BELGRADE (Reuters) – Turkish President Tayyip Erdogan said on Wednesday he did not think the West’s “provocative” policies towards Russia were correct, after the European Union and Group of Seven nations proposed a price cap on Russian gas.
President Vladimir Putin had earlier threatened to halt all supplies if the EU took such a step, raising the risk of rationing in some of the world’s richest countries this winter.
Erdogan was speaking at a news conference with the Serbian President Aleksandar Vucic in Belgrade.
“No need to list the names but I can clearly say that I do not find the stance that the West is adopting is correct,” Erdogan said, speaking at a news conference in Belgrade
“Because there is a West that is leading a policy based on provocation, it will not be possible to achieve a result there,” he said, adding that other countries should not underestimate Russia.
Vucic said that Serbia had asked Turkey to allow it to transfer electricity imports from Azerbaijan he estimated at around 2 gigawatt hours (GWH).
On Aug. 22, Vucic and Azerbaijan’s President Ilham Aliev agreed over energy imports by Belgrade on unspecified terms. The Balkan country generates around 70% of its electricity needs in coal-fired power plants.
“I have asked him (Erdogan) to help us and allocate space … for the transfer of Azeri electricity,” he said.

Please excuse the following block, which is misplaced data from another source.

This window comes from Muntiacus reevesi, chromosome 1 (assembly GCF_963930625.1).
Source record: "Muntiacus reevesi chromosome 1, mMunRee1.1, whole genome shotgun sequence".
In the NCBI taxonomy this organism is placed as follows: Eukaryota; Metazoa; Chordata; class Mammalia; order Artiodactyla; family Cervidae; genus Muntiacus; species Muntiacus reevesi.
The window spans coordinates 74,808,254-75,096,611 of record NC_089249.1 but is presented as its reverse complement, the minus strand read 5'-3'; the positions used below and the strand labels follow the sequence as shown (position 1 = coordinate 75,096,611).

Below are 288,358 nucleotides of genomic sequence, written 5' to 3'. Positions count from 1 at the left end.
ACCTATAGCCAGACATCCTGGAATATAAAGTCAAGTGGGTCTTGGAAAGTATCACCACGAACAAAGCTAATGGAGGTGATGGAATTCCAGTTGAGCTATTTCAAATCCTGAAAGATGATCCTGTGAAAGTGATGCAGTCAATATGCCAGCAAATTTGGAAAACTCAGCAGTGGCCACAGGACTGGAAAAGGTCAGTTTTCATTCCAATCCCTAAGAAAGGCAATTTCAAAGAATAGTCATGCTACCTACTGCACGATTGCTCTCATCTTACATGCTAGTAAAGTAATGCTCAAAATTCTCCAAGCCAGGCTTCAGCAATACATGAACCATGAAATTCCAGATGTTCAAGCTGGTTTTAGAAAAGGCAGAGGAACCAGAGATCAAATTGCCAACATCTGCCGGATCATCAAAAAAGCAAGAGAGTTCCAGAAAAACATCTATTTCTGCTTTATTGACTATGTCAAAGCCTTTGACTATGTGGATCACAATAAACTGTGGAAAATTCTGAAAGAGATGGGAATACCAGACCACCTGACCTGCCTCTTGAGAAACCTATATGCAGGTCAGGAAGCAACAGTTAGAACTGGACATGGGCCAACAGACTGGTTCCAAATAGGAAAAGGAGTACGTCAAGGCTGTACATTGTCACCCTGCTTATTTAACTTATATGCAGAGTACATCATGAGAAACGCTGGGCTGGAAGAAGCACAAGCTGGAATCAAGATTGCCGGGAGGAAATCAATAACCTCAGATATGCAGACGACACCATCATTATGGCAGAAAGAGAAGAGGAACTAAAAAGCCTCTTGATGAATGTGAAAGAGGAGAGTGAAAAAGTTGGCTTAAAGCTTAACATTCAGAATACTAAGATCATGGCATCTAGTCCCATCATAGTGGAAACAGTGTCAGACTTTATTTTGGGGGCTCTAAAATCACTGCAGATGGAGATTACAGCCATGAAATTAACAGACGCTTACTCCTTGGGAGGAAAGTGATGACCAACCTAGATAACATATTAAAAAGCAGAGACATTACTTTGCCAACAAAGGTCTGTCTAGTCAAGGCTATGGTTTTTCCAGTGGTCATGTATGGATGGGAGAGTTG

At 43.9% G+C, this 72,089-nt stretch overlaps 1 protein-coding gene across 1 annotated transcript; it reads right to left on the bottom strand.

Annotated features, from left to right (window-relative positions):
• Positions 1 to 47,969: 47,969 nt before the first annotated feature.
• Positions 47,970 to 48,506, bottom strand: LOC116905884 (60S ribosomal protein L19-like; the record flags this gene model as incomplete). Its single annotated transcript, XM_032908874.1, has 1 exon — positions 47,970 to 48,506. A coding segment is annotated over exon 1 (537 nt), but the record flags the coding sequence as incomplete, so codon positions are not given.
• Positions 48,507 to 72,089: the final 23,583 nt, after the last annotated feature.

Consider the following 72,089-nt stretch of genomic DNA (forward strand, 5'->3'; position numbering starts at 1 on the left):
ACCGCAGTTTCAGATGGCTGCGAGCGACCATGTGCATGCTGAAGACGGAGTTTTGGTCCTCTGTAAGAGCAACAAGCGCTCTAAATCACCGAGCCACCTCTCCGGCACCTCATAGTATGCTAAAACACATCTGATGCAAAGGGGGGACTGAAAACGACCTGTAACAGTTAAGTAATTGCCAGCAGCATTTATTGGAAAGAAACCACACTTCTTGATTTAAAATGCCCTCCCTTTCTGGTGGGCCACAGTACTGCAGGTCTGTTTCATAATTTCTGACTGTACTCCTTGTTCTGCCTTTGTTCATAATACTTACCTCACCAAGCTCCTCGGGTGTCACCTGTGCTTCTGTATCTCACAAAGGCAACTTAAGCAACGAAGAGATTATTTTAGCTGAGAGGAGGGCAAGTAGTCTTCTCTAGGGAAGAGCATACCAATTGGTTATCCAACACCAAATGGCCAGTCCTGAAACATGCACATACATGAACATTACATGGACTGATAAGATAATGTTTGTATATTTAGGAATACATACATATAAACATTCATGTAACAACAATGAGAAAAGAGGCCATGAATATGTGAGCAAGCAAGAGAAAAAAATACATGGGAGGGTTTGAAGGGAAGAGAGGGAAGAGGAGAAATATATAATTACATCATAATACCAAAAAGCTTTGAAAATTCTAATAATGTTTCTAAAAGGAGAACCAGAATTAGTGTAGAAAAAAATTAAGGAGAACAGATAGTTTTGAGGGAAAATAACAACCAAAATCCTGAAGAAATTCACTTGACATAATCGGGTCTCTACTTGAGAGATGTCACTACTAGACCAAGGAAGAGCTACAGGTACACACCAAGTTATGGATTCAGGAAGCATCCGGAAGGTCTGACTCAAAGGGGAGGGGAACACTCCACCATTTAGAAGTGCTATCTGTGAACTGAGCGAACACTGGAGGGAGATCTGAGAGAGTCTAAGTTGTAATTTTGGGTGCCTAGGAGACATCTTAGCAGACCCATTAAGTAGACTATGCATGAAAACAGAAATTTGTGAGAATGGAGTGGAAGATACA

Serbia is almost entirely dependent on Russian gas, but it wants to diversify supplies and plans to start importing natural gas from Azerbaijan in 2023.
Vucic said the coming winter in Europe may prove to be “a very cold one” due to an energy crisis stemming from the war in Ukraine. Although Belgrade condemned Russia’s invasion of Ukraine, it has refused to impose sanctions on Moscow.
“If one really thinks to defeat Russia militarily (in Ukraine), then we will have to prepare not only for a cold winter but a polar winter,” Vucic said.
Serbia also plans to buy Turkey’s Bayraktar armed drones from 2023, Vucic said, adding that it would invest hundreds of millions of euros in the deal. He did not elaborate.
(Reporting by Ezgi Erkoyun and Aleksandar Vasovic in Belgrade; Writing by Daren Butler; Editing by Ali Kucukgocmen and Hugh Lawson)